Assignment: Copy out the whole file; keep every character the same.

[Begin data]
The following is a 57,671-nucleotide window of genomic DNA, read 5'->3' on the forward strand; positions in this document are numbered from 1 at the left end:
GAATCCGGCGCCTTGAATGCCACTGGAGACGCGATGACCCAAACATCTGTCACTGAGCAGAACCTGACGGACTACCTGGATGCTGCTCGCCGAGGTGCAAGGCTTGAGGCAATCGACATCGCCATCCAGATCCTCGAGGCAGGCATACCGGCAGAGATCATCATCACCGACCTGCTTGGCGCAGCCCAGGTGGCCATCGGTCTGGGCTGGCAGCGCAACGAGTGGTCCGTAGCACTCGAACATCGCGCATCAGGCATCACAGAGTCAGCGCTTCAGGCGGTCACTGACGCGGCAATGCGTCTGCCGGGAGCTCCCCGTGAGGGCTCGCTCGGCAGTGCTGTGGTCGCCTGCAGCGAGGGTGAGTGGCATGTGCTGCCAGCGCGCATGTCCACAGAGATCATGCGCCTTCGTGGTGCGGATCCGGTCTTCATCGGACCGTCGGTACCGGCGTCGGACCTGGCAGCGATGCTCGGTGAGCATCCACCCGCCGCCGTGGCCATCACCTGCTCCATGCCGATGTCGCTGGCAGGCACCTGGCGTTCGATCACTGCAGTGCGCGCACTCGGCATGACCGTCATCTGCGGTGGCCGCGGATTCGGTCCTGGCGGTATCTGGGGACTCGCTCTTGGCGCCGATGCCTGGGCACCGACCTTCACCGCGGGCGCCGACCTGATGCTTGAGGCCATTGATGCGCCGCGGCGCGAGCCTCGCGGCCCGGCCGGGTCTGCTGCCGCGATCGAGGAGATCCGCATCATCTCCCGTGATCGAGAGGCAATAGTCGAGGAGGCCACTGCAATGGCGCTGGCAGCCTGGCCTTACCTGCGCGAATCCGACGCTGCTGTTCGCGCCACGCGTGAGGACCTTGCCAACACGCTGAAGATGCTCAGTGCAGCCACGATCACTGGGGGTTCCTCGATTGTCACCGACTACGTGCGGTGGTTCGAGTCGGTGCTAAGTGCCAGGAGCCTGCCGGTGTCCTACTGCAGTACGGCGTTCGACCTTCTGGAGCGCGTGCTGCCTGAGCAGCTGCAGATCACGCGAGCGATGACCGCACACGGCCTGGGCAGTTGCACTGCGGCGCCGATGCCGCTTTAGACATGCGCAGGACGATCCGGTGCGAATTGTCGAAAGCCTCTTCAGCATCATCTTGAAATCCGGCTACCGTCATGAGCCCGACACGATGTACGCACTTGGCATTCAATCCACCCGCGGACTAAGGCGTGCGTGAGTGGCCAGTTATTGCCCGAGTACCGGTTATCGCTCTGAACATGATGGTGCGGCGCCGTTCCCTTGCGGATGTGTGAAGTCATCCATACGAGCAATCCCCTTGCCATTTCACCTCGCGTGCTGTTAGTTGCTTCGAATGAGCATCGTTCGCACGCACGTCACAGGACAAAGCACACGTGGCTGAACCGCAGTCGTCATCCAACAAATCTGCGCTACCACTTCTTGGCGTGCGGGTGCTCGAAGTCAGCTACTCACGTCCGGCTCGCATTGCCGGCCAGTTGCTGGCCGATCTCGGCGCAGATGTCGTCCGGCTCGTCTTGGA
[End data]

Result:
The following is a 57,671-nucleotide window of genomic DNA, read 5'->3' on the forward strand; positions in this document are numbered from 1 at the left end:
GAATCCGGCGCCTTGAATGCCACTGGAGACGCGATGACCCAAACATCTGTCACTGAGCAGAACCTGACGGACTACCTGGATGCTGCTCGCCGAGGTGCAAGGCTTGAGGCAATCGACATCGCCATCCAGATCCTCGAGGCAGGCATACCGGCAGAGATCATCATCACCGACCTGCTTGGCGCAGCCCAGGTGGCCATCGGTCTGGGCTGGCAGCGCAACGAGTGGTCCGTAGCACTCGAACATCGCGCATCAGGCATCACAGAGTCAGCGCTTCAGGCGGTCACTGACGCGGCAATGCGTCTGCCGGGAGCTCCCCGTGAGGGCTCGCTCGGCAGTGCTGTGGTCGCCTGCAGCGAGGGTGAGTGGCATGTGCTGCCAGCGCGCATGTCCACAGAGATCATGCGCCTTCGTGGTGCGGATCCGGTCTTCATCGGACCGTCGGTACCGGCGTCGGACCTGGCAGCGATGCTCGGTGAGCATCCACCCGCCGCCGTGGCCATCACCTGCTCCATGCCGATGTCGCTGGCAGGCACCTGGCGTTCGATCACTGCAGTGCGCGCACTCGGCATGACCGTCATCTGCGGTGGCCGCGGATTCGGTCCTGGCGGTATCTGGGGACTCGCTCTTGGCGCCGATGCCTGGGCACCGACCTTCACCGCGGGCGCCGACCTGATGCTTGAGGCCATTGATGCGCCGCGGCGCGAGCCTCGCGGCCCGGCCGGGTCTGCTGCCGCGATCGAGGAGATCCGCATCATCTCCCGTGATCGAGAGGCAATAGTCGAGGAGGCCACTGCAATGGCGCTGGCAGCCTGGCCTTACCTGCGCGAATCCGACGCTGCTGTTCGCGCCACGCGTGAGGACCTTGCCAACACGCTGAAGATGCTCAGTGCAGCCACGATCACTGGGGGTTCCTCGATTGTCACCGACTACGTGCGGTGGTTCGAGTCGGTGCTAAGTGCCAGGAGCCTGCCGGTGTCCTACTGCAGTACGGCGTTCGACCTTCTGGAGCGCGTGCTGCCTGAGCAGCTGCAGATCACGCGAGCGATGACCGCACACGGCCTGGGCAGTTGCACTGCGGCGCCGATGCCGCTTTAGACATGCGCAGGACGATCCGGTGCGAATTGTCGAAAGCCTCTTCAGCATCATCTTGAAATCCGGCTACCGTCATGAGCCCGACACGATGTACGCACTTGGCATTCAATCCACCCGCGGACTAAGGCGTGCGTGAGTGGCCAGTTATTGCCCGAGTACCGGTTATCGCTCTGAACATGATGGTGCGGCGCCGTTCCCTTGCGGATGTGTGAAGTCATCCATACGAGCAATCCCCTTGCCATTTCACCTCGCGTGCTGTTAGTTGCTTCGAATGAGCATCGTTCGCACGCACGTCACAGGACAAAGCACACGTGGCTGAACCGCAGTCGTCATCCAACAAATCTGCGCTACCACTTCTTGGCGTGCGGGTGCTCGAAGTCAGCTACTCACGTCCGGCTCGCATTGCCGGCCAGTTGCTGGCCGATCTCGGCGCAGATGTCGTCCGGCTCGTCTTGGA